The Unintentional Rebel

Hey, folks. Today’s Daily Prompt is all about rebellion. Specifically, times when you’ve tried to stick it to “the man” or whatever the terminology is these days. I should preface this by saying that I don’t consider myself a rebel. I really don’t. As long as everything is working fine and beneficially, I’m perfectly fine. If anything, I’m usually the one who ends up in positions of authority; for whatever reason, people seem to defer to me as a leader. I still don’t understand why, and my therapist says it’s a quality that I need to further explore. I think it’s partly because I treat those who are supposedly of a higher status than me as real people; rankings and titles mean little when compared to actual skill and capability. I have zero interest in politics. No amount of catchphrases and glad-handing will win me over. The reactions to this attitude are usually either appreciative candor, or resentful fear. Those who’ve tried to lord their position over me learned quickly that, despite being quiet and shy, I’m made of sterner stuff. And those who’ve tried to physically threaten me…well, let’s just say I’m not always quiet and shy. In the end, we’re all just human beings. Mortals. Fallible. Nothing more, nothing less. I’ve long lost the patience for people arrogant enough to believe themselves otherwise.

And yeah, you’d better believe it’s gotten me in trouble before. I’ve already written about my decision to grow out my hair, and the consequences that came with it. Still worth it, though. Some clashes aren’t limited to family life; when you question things while working in a corporate environment, conflict is inevitable. I lasted a dozen years in banking. I’ve dealt with bosses mishandling records, screwing up procedures, and attempting to cover it up to make themselves look better. Since these problems typically involved audits and logistics, they usually came at the expense of my time and effort. You know what’s worse than having inept management? Having inept management that knows it’s inept and refuses to admit it, then pushing the blame on others. If I catch something like that happening, I will point it out. If the higher-ups won’t listen, then I’ll just go higher and get HR involved. I can’t go into any details without getting personal, but I developed a reputation for being all-business.

Even early on as part-timer, I had that kind of thing going on. Without going too deep into it, there was a time in which smart phones were just starting to become popular. Some of my coworkers used them too much, causing the management to decide to confiscate them and leave them in our lunch room. If we didn’t comply, we’d have to resign on the spot. That was a big problem for me, as I had an old-fashioned flip phone that I kept for (highly likely) family emergencies. I rarely used it, but as a caretaker, I needed to have it on hand. The assistant manager tried to round up the phones – a few workers quit immediately – and came over to me. The following exchange happened:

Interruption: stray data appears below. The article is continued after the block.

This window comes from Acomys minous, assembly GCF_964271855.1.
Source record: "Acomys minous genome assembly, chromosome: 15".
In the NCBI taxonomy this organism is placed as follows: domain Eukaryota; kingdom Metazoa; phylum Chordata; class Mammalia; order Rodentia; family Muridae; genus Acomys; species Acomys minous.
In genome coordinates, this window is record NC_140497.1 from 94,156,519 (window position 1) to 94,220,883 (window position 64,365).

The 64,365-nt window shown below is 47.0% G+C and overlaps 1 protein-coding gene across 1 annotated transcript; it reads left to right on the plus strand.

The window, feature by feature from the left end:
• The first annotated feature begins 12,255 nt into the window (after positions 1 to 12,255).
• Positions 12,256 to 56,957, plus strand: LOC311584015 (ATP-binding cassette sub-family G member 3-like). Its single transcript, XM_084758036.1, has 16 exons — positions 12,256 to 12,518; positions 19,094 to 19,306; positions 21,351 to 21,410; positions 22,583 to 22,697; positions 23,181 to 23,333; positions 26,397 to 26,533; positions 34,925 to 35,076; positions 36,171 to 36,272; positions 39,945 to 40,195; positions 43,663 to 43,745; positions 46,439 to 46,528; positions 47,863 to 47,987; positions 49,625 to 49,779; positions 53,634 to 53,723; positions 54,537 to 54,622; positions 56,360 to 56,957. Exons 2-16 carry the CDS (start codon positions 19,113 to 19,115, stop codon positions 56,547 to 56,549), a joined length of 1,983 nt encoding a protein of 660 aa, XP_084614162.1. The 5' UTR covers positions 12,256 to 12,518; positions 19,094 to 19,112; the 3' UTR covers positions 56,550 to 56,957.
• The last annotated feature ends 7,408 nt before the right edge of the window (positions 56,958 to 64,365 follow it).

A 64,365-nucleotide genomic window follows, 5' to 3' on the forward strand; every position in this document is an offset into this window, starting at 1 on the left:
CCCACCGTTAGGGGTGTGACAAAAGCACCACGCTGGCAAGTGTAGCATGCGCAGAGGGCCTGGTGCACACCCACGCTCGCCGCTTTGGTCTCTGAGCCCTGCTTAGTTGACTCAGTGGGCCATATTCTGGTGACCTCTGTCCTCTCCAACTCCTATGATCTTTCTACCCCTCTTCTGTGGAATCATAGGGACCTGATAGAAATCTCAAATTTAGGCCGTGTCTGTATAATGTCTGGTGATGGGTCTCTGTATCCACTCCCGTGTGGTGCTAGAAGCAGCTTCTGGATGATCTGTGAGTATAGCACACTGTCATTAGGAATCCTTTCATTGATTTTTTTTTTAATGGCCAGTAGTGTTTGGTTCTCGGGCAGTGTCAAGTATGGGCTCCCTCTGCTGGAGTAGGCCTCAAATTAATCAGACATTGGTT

Manager: Okay, your turn.

Me: No. I’m not giving you my phone.

Manager: Why?

Me: I need this on hand for my family. It’s strictly for emergencies. You know that.

Manager: …Yeah. But it’ll be in the lunch room. They can call the office.

Me: You know how terrible our incoming call menu is. The time it’ll take for a call to actually get through could mean life and death. Also, leaving it in the open lunch room? Where it could be easily stolen or looked through for important information? You really think I trust you or anyone else on this staff that much? No. Not happening. I’ll have it right here in my pocket, out of sight, and hopefully never used.

Manager: Give me your phone, or you’ll be terminated for breaking company policy. We can fire you anytime, you know.

Me: And private property laws supersede company policy. There’s no way you can legally confiscate my personal belongings. (Back then, there wasn’t…) You’d better do some reading before you lose any more of the staff.

Manager: This isn’t a debate!

Me: No, it’s not. We can agree on that, at least. I’m going on break.

I went to the lunch room, fuming and mentally preparing myself to walk out. One of the workers came back there in tears, apologizing profusely for letting the situation get out of hand. I just gave her a calm look and told her not to worry. I came back from my break to find that management had given up and punished the individuals actually responsible for the whole debacle. The management eventually gave me a halfhearted apology, but I think it had more to do with the fact that about 3/4 of the staff was willing to quit. I might’ve just triggered the others’ desire to stand their ground, and management decided to stop being foolish. If it happened today, I’d probably be fired on the spot. Either way, I was glad to do it. It wouldn’t be the last time.

Maybe I’ve been a rebel all along, even if I never intended to be.

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One thought on “The Unintentional Rebel

  1. Pingback: I’ll stand | itsmayurremember

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